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Ms. WARREN. Madam President, I rise today to talk about trade agreements and the impact they have on our economy. Trade agreements affect access to foreign markets and our level of imports and exports. They also affect a wide variety of public policy issues--everything from wages, jobs, the environment, and the Internet, to monetary policy, pharmaceuticals, and financial services.
Many people are deeply interested in tracking the trajectory of trade negotiations, but if they do not have reasonable access to see the terms of the agreements under negotiation, then they do not have any real input. Without transparency, the benefits of an open marketplace of ideas are reduced enormously.
I am deeply concerned about the transparency record of the U.S. Trade Representative and with one ongoing trade agreement in particular: the Trans-Pacific Partnership. For months, the Trade Representative, who negotiates on our behalf, has been unwilling to provide any public access to the composite bracketed text relating to the negotiations. The composite bracketed text includes proposed language from the United States and also from other countries, and it serves as the focal point for negotiations. The Trade Representative has allowed Members of Congress to access the text, and I appreciate that, but there is no substitute for public transparency.
I have heard the argument that transparency would undermine the Trade Representative's policy to complete the trade agreement because public opposition would be significant. In other words, if people knew what was going on, they would stop it. This argument is exactly backward. If transparency would lead to widespread public opposition to a trade agreement, then that trade agreement should not be the policy of the United States.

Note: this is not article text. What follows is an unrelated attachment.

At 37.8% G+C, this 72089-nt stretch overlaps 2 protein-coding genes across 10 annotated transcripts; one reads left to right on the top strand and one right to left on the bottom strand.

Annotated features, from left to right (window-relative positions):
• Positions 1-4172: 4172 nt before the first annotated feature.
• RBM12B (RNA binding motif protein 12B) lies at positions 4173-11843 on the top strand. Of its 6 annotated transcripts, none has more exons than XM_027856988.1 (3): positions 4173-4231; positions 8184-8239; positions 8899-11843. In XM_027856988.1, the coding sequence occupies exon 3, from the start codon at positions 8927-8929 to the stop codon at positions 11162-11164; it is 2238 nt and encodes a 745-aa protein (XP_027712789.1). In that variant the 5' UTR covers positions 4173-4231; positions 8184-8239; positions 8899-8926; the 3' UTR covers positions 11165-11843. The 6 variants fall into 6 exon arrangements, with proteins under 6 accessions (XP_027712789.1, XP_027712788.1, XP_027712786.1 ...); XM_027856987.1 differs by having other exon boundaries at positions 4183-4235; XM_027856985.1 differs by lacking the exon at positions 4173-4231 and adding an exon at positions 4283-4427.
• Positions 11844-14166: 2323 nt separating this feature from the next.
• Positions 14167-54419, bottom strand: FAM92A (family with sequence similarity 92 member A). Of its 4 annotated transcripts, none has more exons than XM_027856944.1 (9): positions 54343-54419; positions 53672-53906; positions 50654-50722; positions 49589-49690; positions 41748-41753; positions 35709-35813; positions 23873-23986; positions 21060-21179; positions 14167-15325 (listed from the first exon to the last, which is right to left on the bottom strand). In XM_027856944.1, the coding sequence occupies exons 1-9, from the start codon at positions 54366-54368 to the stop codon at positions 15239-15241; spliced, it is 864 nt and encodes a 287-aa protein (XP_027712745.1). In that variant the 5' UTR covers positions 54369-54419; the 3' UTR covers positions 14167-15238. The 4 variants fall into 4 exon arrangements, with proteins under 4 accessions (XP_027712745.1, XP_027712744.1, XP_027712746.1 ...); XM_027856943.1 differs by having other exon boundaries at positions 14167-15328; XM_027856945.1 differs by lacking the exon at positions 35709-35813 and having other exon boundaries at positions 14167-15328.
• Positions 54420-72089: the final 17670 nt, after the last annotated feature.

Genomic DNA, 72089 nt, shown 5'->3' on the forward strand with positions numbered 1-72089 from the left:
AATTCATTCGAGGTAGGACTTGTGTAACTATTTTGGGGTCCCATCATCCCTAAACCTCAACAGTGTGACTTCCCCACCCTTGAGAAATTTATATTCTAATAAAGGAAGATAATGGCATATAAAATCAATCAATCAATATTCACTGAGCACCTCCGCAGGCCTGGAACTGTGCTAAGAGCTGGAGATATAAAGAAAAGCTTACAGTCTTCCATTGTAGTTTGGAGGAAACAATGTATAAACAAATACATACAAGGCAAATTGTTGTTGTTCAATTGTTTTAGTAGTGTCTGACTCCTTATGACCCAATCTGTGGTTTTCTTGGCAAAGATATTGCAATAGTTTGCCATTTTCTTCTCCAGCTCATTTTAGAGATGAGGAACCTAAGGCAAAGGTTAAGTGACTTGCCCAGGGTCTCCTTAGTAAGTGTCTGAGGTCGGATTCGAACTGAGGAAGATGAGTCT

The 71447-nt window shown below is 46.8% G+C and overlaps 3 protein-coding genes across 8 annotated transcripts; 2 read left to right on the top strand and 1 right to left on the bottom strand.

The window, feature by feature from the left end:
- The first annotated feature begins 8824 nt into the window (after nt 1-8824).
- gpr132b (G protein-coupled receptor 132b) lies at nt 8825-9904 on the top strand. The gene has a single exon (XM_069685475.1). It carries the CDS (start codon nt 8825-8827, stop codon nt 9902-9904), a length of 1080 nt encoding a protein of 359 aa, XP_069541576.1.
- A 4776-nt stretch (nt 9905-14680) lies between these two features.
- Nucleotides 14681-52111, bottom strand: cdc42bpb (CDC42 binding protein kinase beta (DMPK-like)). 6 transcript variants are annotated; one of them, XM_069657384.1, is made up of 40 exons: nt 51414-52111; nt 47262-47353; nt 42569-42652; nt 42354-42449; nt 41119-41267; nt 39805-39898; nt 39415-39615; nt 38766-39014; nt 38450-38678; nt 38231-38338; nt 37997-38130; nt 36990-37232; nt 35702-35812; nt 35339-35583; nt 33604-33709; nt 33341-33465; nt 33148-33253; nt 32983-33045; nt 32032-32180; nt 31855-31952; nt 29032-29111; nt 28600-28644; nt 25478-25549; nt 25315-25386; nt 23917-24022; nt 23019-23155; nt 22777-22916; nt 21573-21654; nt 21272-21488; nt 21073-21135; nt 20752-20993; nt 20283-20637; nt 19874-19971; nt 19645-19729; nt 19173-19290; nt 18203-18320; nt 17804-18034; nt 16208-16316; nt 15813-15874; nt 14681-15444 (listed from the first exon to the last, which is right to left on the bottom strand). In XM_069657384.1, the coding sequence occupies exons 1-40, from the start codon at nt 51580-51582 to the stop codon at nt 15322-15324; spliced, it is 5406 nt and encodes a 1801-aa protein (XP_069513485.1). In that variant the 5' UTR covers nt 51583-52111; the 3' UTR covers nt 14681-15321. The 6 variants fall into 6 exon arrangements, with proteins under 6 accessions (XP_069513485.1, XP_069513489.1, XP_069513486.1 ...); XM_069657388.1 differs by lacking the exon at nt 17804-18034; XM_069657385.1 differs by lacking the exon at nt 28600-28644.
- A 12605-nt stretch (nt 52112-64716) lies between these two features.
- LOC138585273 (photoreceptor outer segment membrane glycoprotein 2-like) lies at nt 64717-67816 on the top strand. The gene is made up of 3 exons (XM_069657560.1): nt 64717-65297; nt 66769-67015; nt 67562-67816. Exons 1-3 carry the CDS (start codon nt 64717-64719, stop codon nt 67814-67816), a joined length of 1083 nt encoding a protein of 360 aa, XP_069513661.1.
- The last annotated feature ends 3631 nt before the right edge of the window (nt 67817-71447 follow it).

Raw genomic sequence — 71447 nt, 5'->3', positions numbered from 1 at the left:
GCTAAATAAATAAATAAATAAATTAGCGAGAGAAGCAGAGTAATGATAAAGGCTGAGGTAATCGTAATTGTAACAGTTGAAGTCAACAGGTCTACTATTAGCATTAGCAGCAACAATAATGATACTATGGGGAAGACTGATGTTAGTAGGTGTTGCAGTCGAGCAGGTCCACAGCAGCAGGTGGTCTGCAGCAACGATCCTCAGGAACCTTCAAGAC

I believe in transparency and democracy, and I think the U.S. Trade Representative should too. So I asked the President's nominee to be Trade Representative Michael Froman three questions: The first: Would he commit to releasing the composite bracketed text. The second: If not, would he commit to releasing a scrubbed version of the bracketed text that made anonymous which country proposed which provision. And I want to note that even the Bush administration put out a scrubbed version during the negotiations around the Free Trade Area of the Americas agreement. Third, I asked Mr. Froman if he would provide more transparency behind what information is made available to outside advisers. Currently, there are about 600 outside advisers who have access to sensitive information, and the roster includes a wide diversity of industry representatives and some from labor and some from NGOs. But there is no transparency around who gets what information or whether they are all getting the same things, and I think that is a real problem.
Mr. Froman's response to my three questions was clear: no, no, and no. He will not commit to making this information public so that the public can track what is going on.
So I am voting against Mr. Froman's nomination later today because I believe we need a new direction from the Trade Representative--a direction that prioritizes transparency and public debate. The American people have the right to know more about our negotiations that will have a dramatic impact on our working men and women, on our environment, on our economy, on the Internet.
We should have a serious conversation about our trade policies because these issues matter. But it all starts with the transparency of the U.S. Trade Representative.
Thank you, Madam President.
I suggest the absence of a quorum.
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